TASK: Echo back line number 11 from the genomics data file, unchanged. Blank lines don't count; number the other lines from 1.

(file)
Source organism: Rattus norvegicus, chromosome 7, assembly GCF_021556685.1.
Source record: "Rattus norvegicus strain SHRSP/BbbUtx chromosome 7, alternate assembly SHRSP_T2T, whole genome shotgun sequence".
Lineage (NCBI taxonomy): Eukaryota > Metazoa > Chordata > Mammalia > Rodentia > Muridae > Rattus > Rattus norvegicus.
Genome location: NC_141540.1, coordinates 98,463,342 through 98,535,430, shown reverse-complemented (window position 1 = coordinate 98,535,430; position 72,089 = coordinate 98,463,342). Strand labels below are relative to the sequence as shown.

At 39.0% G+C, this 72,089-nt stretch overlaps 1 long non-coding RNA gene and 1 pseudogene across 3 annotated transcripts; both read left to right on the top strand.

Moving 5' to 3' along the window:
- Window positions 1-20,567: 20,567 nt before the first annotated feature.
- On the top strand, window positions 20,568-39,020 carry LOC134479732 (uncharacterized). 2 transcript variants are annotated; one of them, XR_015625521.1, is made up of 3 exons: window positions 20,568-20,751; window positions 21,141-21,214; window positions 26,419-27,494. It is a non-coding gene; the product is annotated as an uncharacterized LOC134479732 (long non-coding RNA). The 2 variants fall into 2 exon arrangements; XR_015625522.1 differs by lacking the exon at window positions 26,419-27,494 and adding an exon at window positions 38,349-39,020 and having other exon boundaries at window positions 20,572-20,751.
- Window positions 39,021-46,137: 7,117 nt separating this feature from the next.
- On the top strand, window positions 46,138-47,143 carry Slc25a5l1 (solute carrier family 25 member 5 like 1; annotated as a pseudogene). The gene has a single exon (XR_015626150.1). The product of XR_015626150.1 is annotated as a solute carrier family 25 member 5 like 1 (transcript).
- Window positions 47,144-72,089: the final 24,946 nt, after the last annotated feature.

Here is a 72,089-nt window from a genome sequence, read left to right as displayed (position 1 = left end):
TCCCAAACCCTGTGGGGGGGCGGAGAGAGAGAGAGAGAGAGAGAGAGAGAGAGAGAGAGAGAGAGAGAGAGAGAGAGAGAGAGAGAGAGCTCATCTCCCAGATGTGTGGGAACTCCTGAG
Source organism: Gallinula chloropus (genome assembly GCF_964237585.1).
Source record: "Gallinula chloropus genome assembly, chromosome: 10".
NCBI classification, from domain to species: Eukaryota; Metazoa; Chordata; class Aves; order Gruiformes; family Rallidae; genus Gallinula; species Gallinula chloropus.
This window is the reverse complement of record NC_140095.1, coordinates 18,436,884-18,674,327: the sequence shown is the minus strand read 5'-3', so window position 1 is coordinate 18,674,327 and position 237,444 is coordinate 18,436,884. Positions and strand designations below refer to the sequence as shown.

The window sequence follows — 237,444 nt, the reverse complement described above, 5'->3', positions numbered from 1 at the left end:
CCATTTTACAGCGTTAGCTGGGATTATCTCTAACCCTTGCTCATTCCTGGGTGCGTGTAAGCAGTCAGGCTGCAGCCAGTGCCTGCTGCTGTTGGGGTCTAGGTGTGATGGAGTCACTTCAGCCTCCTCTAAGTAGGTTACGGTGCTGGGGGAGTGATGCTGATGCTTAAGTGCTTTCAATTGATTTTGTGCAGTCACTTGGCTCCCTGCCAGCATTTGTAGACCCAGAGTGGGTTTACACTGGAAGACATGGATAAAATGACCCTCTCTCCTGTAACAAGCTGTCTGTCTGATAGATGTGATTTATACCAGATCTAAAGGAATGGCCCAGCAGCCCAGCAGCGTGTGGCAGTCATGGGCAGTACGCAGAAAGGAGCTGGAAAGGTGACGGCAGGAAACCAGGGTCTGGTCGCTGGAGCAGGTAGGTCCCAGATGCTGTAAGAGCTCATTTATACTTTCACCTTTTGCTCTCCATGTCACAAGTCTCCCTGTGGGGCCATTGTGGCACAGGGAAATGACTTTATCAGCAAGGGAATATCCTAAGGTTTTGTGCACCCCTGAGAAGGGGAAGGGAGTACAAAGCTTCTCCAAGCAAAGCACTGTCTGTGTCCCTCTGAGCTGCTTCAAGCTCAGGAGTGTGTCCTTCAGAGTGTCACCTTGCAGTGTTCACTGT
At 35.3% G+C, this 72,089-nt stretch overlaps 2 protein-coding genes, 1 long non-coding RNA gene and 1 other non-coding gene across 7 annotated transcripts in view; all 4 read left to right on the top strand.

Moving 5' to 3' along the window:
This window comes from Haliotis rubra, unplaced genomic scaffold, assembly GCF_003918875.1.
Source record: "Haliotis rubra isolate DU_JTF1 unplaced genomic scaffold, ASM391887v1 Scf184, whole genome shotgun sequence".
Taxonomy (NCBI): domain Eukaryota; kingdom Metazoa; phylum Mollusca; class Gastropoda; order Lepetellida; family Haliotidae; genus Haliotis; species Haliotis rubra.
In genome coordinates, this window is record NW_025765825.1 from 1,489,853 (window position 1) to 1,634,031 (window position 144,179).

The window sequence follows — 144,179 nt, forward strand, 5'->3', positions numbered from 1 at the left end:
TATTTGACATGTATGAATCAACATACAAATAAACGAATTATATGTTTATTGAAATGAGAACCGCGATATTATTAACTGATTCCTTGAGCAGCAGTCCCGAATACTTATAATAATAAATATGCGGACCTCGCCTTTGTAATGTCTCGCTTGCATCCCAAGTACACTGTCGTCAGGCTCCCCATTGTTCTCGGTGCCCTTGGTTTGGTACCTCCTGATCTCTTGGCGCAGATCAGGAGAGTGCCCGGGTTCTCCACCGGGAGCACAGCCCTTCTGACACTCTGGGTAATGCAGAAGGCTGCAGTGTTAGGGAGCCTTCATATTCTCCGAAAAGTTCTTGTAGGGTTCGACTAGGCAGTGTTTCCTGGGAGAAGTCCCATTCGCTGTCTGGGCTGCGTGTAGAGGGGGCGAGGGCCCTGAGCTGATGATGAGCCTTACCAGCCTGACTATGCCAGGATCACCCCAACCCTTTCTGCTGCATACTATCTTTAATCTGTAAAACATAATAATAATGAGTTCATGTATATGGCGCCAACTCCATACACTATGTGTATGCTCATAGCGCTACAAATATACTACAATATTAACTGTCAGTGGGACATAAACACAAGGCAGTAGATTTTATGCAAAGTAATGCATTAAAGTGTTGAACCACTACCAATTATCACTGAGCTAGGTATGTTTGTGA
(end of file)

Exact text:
- Window positions 47,144-72,089: the final 24,946 nt, after the last annotated feature.